“I have too much inventory and too little inventory … at the same time!”
This is how you may realize your business is imbalanced: You have too much of some inventories that clog-up your operations and your working capital, and not enough of other inventories and it’s causing you to miss customer shipment dates. This realization is painful because the imbalance is costing you money:
How do you to ensure less downtime and fewer customer disappointments?
Consider this real-world example:
A Company wanted to improve their On Time / In Full (OTIF) shipment performance and reduce their operational costs at the same time.
They carried around 500 products in a diverse spectrum of high-demand, high-margin specialties as well as “commoditized”, lower-margin offerings. The production was highly coupled; meaning that producing one type of product impacted the production of another type of product. Additionally, warehouse space was limited so excessive inventory of unneeded products meant less space for the valuable products.
The Company realized that in order to grow their revenues and profits they were going to need to behave differently. They knew their competitors were fairly unreliable and could realize a competitive advantage by improving service levels and product availability on their specialty products. They needed to be able to better predict how business would operate.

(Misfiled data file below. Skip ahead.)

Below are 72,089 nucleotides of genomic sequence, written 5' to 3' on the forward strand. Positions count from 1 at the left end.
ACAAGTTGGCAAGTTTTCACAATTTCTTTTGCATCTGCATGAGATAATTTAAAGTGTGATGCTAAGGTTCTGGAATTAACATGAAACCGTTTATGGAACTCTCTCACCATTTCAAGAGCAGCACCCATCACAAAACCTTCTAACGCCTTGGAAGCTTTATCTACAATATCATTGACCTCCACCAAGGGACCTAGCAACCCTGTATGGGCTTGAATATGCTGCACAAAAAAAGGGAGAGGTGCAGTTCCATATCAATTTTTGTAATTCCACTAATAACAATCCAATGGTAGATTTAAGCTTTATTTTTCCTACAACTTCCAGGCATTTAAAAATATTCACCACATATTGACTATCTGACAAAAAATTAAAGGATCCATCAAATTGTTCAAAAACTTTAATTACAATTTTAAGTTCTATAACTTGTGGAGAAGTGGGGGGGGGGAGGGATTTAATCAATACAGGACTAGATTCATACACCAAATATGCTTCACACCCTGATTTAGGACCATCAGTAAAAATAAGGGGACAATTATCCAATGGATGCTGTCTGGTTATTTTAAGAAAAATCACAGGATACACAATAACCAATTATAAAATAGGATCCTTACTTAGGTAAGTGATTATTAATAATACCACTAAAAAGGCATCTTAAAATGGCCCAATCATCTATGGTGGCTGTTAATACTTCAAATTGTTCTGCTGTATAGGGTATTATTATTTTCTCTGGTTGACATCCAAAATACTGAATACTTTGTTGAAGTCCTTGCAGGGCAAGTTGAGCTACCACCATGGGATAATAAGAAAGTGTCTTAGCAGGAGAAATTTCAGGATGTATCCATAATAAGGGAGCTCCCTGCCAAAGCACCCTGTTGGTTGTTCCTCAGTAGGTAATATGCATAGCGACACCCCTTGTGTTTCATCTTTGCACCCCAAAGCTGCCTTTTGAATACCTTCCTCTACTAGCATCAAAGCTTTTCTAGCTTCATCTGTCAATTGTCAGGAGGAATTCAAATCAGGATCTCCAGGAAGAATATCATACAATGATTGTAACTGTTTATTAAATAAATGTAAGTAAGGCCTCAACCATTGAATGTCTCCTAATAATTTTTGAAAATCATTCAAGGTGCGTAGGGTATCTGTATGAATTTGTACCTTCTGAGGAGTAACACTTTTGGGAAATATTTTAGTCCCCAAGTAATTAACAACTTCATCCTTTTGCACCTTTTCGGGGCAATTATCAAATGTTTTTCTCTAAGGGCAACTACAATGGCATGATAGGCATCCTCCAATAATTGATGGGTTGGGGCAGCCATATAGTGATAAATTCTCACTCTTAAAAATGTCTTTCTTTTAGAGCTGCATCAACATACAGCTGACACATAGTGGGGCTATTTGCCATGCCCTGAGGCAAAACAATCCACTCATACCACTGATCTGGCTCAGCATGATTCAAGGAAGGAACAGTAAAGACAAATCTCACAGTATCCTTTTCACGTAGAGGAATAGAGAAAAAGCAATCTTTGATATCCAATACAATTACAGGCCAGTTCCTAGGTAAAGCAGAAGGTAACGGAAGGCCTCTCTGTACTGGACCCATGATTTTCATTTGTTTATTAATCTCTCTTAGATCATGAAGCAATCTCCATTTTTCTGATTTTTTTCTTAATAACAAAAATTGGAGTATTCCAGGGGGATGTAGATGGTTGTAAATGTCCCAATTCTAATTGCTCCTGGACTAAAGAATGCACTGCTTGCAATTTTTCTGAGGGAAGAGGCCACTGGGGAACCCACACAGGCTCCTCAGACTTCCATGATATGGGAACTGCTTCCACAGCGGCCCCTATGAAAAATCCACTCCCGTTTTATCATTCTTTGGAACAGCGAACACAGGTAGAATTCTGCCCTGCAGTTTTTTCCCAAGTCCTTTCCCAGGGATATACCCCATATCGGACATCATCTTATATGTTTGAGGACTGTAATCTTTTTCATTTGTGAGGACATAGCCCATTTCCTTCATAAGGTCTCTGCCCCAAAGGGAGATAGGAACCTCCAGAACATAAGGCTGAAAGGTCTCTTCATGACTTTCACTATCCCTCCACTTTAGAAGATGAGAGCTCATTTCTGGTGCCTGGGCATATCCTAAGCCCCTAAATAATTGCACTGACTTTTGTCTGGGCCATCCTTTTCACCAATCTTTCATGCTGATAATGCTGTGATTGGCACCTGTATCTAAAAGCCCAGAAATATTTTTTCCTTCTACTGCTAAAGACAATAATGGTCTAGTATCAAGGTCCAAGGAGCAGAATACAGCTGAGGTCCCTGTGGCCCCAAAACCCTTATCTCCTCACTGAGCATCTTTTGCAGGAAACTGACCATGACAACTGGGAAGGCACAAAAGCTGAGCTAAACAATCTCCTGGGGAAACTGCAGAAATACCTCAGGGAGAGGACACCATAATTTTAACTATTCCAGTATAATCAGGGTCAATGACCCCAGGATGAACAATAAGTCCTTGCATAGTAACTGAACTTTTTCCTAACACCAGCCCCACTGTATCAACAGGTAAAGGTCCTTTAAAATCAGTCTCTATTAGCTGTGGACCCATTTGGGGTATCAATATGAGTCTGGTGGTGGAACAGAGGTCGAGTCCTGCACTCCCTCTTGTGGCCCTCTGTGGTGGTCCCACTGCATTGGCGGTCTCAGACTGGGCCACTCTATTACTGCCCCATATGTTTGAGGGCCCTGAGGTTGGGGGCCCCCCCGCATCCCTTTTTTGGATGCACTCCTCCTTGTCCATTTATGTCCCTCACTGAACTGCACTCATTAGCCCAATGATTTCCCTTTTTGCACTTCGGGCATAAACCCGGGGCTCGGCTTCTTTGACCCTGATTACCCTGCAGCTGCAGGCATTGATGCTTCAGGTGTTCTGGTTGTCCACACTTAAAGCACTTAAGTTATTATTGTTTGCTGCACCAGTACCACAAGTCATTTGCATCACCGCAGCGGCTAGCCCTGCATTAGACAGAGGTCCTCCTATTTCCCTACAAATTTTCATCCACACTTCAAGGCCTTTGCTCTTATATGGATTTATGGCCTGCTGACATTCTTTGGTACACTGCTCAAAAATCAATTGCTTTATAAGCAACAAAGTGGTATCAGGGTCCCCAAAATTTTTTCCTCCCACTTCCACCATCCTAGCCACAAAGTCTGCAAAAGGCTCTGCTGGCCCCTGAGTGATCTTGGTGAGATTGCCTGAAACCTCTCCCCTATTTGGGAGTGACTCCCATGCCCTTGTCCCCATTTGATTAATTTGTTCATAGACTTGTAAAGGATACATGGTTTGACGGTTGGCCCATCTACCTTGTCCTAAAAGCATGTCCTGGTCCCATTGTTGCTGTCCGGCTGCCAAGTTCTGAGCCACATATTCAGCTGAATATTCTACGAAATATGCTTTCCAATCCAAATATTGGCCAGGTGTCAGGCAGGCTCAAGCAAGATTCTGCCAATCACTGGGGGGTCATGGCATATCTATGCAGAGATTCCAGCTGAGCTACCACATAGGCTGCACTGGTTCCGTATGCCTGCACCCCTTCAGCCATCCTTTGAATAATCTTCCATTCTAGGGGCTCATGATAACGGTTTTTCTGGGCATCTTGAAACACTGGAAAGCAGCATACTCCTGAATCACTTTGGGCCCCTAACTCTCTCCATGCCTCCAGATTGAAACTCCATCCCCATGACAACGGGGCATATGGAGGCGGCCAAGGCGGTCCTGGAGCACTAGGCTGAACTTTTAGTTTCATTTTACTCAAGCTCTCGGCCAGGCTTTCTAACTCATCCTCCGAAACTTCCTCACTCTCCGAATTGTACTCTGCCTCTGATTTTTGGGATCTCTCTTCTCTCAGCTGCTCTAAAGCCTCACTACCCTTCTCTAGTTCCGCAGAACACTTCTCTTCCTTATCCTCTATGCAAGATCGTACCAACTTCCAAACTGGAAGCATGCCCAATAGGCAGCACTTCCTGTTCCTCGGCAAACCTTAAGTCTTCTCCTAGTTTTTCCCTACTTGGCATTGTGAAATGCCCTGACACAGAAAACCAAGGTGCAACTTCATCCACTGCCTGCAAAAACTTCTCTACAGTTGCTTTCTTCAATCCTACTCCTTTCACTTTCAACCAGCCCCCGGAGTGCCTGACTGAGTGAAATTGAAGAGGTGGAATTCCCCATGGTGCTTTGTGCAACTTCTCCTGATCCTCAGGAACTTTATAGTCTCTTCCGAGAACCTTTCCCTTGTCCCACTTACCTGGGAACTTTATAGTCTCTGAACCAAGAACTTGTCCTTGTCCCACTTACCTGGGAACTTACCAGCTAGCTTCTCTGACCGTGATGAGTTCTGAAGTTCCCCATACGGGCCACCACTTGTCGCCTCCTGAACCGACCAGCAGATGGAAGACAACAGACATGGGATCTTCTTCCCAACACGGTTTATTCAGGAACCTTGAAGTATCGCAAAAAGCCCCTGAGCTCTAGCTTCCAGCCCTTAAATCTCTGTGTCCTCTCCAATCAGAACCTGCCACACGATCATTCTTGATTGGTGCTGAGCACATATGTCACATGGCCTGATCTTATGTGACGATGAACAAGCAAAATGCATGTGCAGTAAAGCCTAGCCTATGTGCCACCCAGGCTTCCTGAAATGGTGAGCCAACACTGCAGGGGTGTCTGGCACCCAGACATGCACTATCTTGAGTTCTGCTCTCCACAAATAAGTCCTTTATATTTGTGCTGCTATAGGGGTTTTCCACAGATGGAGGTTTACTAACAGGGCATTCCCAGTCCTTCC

With the help of an Advisor, the Company implemented an Integrated Sales & Operations Planning process. Each month, they spent time discussing their sales and new business pipeline and reviewing their forecasts to ensure they had gathered as much commercial intel as possible to understand their anticipated shipments. They then passed these insights to their Supply Chain & Operations teams who were able to analyze what and when they would be able to make products to restock inventories and Made-To-Order shipments. These teams could better anticipate when they would have a capacity constraint somewhere in the chain so that decisions could be made proactively. This “Supply Plan” was then passed to the Finance team that was able to create a profit forecast, thereby enabling the management team to be able to see into the future and address gaps to their desired earnings targets. As information was passed throughout the process, key decision makers were able to better understand how their business worked.
As a result the Company was able to improve its On Time/In Full shipment performance from 66% to 88% within one year, and then up to 93% in the next year. They were able to reduce their obsolete inventory write-offs by 50% and improve annual warehouse costs by 20%. They were able to employ strategies that allowed them to “flex” their capacity to accommodate fluctuations in demand and maintain a high service level.
Within a year, profits went from zero to $11 million, growing to $20 million the next year and $43 million in 5 years.
A final benefit was that their teams were not overwhelmed with fighting day-to-day fires so were able to focus on other efficiency projects such as unlocking additional capacity to enable growth in their higher margin products (Debottlenecking – see related Case Study).
They were able to do this because of their access to deep expertise and best-practices and their commitment to improvement.
Adherence to the Integrated Sales & Operations Planning process, establishment and tracking of key metrics, relentless improvement of key Supply Chain Management & Planning capabilities and driving focused performance via metrics.